“We are all committed to Vision Zero,” Councilman Jimmy Van Bramer said last week. “We need to stand up when people are killed or hurt because of reckless driving.”
In one of his first acts as mayor, Bill de Blasio launched the Vision Zero initiative, a collaboration between the Police Department, Department of Transportation, Department of Health and Mental Hygiene (DOHMH) and Taxi and Limousine Commission to make city streets safer.
In 2014, there have already been 11 people killed in accidents, seven being pedestrians.
The group’s report, which will be submitted to the mayor on Feb.15, will be the blueprint for the city’s’ plan to reduce traffic-related deaths. According to DOHMH, being struck by a car is the leading cause of injury-related death for children younger than 14, and the second leading cause injury-related deaths among senior citizens.
Van Bramer’s office has created a list of some of the most dangerous intersections on Northern Boulevard. They include:
Northern Boulevard between 61st Street and 62nd Street, where eight-year-old Noshat Nahian was killed in December;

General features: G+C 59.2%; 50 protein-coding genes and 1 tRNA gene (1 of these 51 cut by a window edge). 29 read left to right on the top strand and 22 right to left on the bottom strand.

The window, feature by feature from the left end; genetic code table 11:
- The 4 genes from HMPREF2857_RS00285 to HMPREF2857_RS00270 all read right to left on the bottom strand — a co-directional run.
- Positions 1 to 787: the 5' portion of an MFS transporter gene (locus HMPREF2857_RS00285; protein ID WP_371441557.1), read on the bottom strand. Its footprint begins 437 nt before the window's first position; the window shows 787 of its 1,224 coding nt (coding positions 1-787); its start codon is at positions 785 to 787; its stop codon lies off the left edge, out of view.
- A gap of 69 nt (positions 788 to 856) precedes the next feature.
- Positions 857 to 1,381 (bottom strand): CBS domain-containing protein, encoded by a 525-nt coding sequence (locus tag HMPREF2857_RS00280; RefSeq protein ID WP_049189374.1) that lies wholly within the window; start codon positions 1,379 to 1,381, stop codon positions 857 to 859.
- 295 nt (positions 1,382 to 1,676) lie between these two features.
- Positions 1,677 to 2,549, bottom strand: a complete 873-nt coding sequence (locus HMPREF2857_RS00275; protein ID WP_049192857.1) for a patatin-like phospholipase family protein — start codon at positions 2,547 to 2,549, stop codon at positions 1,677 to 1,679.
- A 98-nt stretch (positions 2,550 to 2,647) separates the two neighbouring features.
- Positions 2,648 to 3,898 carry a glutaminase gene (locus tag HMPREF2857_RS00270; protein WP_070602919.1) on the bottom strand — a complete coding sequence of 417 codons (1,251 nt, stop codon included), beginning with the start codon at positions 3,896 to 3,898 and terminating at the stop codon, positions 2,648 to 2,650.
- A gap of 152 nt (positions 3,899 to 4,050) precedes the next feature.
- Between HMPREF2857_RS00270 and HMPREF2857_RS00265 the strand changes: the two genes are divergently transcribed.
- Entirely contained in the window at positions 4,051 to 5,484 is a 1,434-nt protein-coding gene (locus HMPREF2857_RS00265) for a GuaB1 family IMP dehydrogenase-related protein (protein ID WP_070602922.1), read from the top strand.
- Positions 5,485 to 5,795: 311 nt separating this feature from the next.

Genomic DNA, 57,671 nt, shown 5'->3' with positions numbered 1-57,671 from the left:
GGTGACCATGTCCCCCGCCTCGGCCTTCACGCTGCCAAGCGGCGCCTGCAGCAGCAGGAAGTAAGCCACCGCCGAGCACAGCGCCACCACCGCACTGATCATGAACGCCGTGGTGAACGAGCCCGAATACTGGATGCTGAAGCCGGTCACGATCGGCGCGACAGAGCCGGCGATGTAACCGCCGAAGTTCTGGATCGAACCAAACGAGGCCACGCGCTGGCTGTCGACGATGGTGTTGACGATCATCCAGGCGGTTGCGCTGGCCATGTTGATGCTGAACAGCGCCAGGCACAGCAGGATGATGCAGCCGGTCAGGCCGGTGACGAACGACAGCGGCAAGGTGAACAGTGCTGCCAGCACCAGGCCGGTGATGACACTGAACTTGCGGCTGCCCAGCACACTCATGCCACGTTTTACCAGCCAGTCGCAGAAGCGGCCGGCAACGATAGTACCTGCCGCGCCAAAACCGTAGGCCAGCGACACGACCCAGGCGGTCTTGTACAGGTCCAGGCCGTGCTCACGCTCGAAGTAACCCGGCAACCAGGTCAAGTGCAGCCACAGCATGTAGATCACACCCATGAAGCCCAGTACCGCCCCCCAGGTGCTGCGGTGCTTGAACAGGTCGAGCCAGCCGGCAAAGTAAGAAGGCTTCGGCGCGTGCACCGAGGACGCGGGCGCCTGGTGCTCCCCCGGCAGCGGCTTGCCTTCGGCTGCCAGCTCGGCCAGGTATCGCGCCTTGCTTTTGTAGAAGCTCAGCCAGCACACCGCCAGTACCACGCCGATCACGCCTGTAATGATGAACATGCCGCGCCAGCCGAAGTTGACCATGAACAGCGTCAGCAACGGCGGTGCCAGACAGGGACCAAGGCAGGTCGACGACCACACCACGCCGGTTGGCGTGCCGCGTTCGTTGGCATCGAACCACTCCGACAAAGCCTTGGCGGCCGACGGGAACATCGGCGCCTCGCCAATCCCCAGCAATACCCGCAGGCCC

Northern Boulevard at the intersection of 54th Street and Broadway;
Northern Boulevard, 51st Street, and Newtown Road
Northern Boulevard and 48th Street;
Northern Boulevard, Steinway, and 39th Street
Van Bramer said that many people drive on Northern Boulevard at dangerous speeds because of its width and multiple lanes.
“This is incredibly important,” he said. “It is no secret that Northern Boulevard is one of the city’s most dangerous roadways.”
A new report from the Tri-State Transportation Campaign found that Northern Boulevard was one of the deadliest roadways in the tri-state region; five pedestrians were killed between 2010 and 2012.
“With the horrific accidents we’ve seen here in Queens just in the past month, elected officials and community leaders couldn’t be more united behind the mayor’s Vision Zero initiative,” said Assemblywoman Marge Markey said. “What happened at this intersection is yet another reminder of the dangers that pedestrians face from irresponsible drivers.”
According to recent reports, 286 people died on New York City streets in 2013, and nearly 55,000 people were injured. Queens had the greatest number of traffic deaths, with 93 people killed, including 52 pedestrians.
Celia Holl Castellan of Transportation Alternatives is glad elected officials are supporting safer streets in Woodside.
“Northern Boulevard is one of the most egregious speedways in Queens,” she said. “It needs attention from Vision Zero.”